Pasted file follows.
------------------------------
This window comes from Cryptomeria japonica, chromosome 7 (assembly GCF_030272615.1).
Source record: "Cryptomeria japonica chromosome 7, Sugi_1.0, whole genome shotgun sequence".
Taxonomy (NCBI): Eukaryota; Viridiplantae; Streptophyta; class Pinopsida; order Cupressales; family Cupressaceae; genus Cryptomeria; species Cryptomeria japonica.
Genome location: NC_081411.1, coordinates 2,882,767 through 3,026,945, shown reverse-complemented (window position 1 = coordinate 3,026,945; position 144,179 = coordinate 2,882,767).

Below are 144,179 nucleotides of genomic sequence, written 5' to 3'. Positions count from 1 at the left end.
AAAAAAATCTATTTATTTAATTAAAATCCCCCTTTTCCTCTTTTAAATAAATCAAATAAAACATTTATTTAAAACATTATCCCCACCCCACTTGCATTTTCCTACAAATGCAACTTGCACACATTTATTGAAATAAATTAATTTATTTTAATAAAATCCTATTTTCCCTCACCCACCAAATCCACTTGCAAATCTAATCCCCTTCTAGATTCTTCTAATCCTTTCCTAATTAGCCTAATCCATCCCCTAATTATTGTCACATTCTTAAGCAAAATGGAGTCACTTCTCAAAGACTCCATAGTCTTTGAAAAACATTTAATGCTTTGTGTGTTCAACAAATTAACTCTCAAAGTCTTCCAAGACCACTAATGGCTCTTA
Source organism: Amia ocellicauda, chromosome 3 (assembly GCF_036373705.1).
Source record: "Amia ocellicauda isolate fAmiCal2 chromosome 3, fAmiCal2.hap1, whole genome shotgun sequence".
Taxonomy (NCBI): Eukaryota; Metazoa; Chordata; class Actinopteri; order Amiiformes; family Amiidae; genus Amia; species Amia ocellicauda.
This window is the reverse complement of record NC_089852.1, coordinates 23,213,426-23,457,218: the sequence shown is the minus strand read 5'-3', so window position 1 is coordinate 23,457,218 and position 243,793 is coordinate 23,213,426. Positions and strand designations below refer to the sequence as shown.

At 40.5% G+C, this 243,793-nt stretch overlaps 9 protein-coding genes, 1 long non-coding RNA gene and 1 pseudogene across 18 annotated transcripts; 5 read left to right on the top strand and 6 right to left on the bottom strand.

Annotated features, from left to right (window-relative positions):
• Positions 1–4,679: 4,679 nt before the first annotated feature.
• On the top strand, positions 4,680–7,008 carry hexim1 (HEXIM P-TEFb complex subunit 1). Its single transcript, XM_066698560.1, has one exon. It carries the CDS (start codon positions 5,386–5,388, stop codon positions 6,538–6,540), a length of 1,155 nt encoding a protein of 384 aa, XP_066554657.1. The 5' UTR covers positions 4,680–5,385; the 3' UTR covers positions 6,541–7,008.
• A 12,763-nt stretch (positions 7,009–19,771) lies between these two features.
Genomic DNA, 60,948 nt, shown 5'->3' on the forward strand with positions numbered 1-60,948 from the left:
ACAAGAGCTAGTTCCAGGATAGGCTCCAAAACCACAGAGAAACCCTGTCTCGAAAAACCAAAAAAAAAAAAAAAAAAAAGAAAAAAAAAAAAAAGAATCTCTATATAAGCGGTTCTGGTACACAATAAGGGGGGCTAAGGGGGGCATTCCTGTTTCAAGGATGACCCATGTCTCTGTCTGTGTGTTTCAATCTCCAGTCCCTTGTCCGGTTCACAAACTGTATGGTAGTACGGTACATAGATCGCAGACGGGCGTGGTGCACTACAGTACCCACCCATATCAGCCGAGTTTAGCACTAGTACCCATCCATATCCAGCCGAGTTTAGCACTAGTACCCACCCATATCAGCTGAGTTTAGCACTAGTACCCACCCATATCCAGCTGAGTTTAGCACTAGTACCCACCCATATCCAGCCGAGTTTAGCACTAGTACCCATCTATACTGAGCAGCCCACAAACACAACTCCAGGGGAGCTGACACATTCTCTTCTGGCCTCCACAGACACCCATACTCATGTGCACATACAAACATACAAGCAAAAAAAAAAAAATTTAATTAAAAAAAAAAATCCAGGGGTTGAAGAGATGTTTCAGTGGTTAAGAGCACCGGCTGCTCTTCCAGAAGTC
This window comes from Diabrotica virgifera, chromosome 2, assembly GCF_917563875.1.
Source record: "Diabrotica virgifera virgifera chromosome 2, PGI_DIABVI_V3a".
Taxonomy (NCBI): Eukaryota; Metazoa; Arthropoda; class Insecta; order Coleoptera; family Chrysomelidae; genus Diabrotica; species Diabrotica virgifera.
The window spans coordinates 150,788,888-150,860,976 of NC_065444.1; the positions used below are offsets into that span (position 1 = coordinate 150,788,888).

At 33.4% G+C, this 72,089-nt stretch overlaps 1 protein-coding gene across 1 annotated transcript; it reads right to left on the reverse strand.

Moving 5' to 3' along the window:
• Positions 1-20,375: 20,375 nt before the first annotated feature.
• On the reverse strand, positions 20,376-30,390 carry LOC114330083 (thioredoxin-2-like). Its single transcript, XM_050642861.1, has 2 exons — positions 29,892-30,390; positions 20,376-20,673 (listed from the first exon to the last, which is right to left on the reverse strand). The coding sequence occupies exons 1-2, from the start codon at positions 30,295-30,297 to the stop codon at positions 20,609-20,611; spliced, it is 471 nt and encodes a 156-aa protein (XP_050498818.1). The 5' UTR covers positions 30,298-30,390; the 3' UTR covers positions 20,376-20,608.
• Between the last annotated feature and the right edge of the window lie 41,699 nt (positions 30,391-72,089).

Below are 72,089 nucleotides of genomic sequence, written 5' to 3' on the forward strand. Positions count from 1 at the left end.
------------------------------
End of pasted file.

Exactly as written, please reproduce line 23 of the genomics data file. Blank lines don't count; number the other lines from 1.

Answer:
Moving 5' to 3' along the window: